Cases of flu, water-borne infectious diseases up since November —DOH
MANILA, Philippines — Cases of flu and water-borne infectious diseases (WILD) have increased since November, the Department of Health (DOH) reported on Tuesday.
According to Health officer-in-charge Maria Rosario Vergeire, the DOH is now providing more concentration on other health programs.
“Hindi lang po COVID ang binabantayan natin. Actually, we are now giving more focus on the other health programs as well, hindi lang po COVID,” she said in a media forum.
(We are not just monitoring COVID-19. Actually, we are now giving more focus on the other health programs as well, not just COVID.)
“Ito pong buwan ng Disyembre — it started even last November, tumataas po ang mga kaso ng mga ibang sakit katulad nitong influenza, ‘yung tinatawag natin na flu, meron din pong mga ibang sakit katulad ng WILD diseases because of the past rainy season,” she added.
(This month of December — it started even last November — cases of other diseases like influenza or what we call flu and WILD diseases increased because of the past rainy season.)
Based on trends, flu cases spike during the ‘ber’ months due to change in weather, Vergeire explained.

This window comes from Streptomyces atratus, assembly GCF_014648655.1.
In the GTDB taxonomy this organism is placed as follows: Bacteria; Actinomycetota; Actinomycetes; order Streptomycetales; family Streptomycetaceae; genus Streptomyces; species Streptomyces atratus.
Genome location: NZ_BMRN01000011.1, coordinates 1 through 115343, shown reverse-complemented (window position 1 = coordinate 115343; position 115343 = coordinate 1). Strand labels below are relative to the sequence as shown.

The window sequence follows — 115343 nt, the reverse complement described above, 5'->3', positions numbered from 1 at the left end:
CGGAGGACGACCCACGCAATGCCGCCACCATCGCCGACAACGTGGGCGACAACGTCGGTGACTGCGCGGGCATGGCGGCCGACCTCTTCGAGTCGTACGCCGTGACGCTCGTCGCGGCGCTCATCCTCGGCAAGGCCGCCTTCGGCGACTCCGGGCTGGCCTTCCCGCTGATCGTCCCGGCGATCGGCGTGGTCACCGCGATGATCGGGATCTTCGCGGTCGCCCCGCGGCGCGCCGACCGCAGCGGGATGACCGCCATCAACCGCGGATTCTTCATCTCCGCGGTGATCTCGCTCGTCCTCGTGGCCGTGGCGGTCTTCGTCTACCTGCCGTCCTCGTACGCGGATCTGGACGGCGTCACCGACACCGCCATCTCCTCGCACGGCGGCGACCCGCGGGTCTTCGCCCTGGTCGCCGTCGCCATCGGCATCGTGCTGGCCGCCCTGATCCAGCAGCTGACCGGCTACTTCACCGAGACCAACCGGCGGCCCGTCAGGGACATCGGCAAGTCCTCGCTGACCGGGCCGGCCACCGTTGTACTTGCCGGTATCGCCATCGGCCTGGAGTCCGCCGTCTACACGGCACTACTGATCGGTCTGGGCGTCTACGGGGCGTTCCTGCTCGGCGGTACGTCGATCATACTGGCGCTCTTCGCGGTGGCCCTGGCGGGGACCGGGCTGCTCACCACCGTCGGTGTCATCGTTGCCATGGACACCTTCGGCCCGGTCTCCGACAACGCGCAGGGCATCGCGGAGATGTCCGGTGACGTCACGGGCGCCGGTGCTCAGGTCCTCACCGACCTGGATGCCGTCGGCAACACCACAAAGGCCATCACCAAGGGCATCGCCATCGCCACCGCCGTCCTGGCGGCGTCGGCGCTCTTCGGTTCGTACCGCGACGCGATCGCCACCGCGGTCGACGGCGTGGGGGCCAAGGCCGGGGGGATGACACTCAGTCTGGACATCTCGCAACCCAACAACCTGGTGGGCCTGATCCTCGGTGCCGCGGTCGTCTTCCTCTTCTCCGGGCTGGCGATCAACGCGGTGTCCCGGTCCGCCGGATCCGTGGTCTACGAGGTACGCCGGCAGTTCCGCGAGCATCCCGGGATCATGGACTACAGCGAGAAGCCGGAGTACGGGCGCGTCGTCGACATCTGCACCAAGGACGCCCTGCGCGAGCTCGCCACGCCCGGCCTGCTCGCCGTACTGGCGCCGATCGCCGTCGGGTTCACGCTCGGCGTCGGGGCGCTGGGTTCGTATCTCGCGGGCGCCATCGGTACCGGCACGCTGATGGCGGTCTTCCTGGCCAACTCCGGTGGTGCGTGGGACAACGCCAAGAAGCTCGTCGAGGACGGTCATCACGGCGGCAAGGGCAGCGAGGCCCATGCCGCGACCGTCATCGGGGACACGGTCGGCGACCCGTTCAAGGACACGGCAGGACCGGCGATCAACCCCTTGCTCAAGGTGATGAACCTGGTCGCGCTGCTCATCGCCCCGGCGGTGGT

“Nakikita ho natin na nagkakaroon ng trangkaso ang mga tao and based on trends, nakikita natin ‘yan na kapag dumadating na po ‘yung ‘ber’ months. Mas mataas po ang ating mga kaso for this mga trangkaso or flu-like symptoms, and this, primarily, is because of the change in weather,” she pointed out.
(We see that people get flu and based on trends, it comes during ‘ber’ months. Our cases of flu or flu-like symptoms increase, and this, primarily, is because of the change in weather.)
Vergeire advised the public to isolate once symptoms of flu or COVID-19 are being experienced.
Flu and COVID-19 have similar symptoms such as fever, cough, and colds. Both can be contracted from close contact, droplets or air.
After isolation, the patient can call their physicians or consult through a telemedicine hotline to confirm if they have flu or COVID-19, Vergeire said.